Wikipedia says of LibreOffice: “LibreOffice is a free and open source office suite, a project of The Document Foundation. It was forked from OpenOffice.org in 2010, which was an open-sourced version of the earlier StarOffice. The LibreOffice suite comprises programs for word processing, the creation and editing of spreadsheets, slideshows, diagrams and drawings, working with databases, and composing mathematical formulae. It is available in 110 languages.”
LibreOffice is free.
Writer is similar to Microsoft Word, or at least it is LibreOffice’s version of a word processing application. What you can do is have all of your Writer documents automatically save in the Microsoft Word format so that when other people using Word want to view or edit your document, they can. Word does not recognize the Writer’s file format. How do you do this? Open Writer and go to the Tools menu and click Options. On the left side go to Load/Save and General. On the right side at the bottom, ensure that the Document type is Text document. Change the Always save as to Microsoft Word 2007-2013 XML. You can repeat this procedure for spreadsheets and presentation software.
We have another post on LibreOffice Draw with a sample PDF file that has a few instructions on how to create your own diagrams.
As an IT professional or enthusiast, you might find Draw useful. Wikipedia says of LibreOffice Draw: “A vector graphics editor and diagramming tool similar to Microsoft Visio and comparable in features to early versions of CorelDRAW. It provides connectors between shapes, which are available in a range of line styles and facilitate building drawings such as flowcharts. It also includes features similar to desktop publishing software such as Scribus and Microsoft Publisher. It is also able to act as a PDF-file editor.” You can create a diagram and export it as a PDF file.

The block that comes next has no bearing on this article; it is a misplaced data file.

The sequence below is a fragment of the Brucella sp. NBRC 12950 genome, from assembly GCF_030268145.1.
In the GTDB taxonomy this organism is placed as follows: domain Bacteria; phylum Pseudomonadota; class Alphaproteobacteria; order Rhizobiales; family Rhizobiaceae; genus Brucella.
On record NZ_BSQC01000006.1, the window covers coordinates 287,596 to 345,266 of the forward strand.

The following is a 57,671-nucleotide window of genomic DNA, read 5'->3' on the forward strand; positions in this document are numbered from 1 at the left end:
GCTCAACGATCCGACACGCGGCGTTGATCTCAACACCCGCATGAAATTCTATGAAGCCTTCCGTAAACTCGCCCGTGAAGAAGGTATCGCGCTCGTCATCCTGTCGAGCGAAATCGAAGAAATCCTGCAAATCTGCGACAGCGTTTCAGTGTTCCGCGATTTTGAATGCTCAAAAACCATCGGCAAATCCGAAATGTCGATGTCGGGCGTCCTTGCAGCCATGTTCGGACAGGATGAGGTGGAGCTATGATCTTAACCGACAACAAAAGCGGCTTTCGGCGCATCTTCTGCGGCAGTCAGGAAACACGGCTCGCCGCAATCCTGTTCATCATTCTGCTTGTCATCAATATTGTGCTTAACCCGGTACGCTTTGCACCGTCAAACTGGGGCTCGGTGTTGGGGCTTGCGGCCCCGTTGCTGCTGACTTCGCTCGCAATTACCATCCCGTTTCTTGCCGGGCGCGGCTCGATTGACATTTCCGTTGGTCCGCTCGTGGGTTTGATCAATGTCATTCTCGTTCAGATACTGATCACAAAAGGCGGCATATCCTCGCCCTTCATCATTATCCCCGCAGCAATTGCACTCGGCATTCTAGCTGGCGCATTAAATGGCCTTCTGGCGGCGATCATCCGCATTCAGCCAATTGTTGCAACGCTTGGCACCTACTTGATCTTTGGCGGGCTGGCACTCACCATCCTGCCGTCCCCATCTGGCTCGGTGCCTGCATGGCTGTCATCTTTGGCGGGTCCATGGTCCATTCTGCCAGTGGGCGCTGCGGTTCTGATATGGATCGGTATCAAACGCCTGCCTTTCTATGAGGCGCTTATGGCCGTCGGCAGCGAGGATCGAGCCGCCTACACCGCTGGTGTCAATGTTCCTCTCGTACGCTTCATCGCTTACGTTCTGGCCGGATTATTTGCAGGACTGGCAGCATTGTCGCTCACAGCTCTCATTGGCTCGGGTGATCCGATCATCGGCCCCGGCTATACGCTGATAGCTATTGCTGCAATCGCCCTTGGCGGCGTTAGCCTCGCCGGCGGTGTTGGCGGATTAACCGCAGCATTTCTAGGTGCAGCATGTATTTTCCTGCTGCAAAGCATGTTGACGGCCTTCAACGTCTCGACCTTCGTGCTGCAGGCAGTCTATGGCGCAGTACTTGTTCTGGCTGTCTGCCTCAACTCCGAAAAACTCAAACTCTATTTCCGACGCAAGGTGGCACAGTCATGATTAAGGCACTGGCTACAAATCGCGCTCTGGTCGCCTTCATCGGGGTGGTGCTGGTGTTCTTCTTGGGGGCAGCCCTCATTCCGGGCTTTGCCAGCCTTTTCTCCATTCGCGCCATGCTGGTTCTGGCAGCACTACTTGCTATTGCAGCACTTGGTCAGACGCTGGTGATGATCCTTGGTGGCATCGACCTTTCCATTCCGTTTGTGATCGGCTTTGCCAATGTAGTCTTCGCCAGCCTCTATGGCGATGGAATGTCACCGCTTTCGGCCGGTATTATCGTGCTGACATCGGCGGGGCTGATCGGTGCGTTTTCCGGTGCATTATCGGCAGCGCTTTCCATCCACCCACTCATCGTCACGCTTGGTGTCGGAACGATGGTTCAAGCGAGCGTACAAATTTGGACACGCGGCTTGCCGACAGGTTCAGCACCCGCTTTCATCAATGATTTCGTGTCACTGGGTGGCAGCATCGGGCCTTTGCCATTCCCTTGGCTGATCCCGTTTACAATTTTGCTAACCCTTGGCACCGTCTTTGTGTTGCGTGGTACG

Below is a diagram I created fairly quickly with LibreOffice Draw. I used free networking graphics from VRT. I exported it as a gif and then opened it in the graphics program called Inkscape. I then resized it using the mouse and the corners of the image, then I resized the canvas to fit the image and then exported it as a png file. To get the VRT graphics you need to download them and install them into LibreOffice following the instructions on the page that the above link points to. On the right hand side of the LibreOffice Draw interface there is the panel. If you don’t see it go to the menu View and click View > Sidebar. Once installed you need to click the small Gallery icon on the right side of the screen in Draw. Scroll down for the six types of VRT graphics.
Here is what part of Draw looks like when you are accessing the Gallery.
If you want to create diagrams more easily, consider the extension SmART Gallery found here. In Draw, select Insert, SmART gallery. This allows you create Venn diagrams, for example.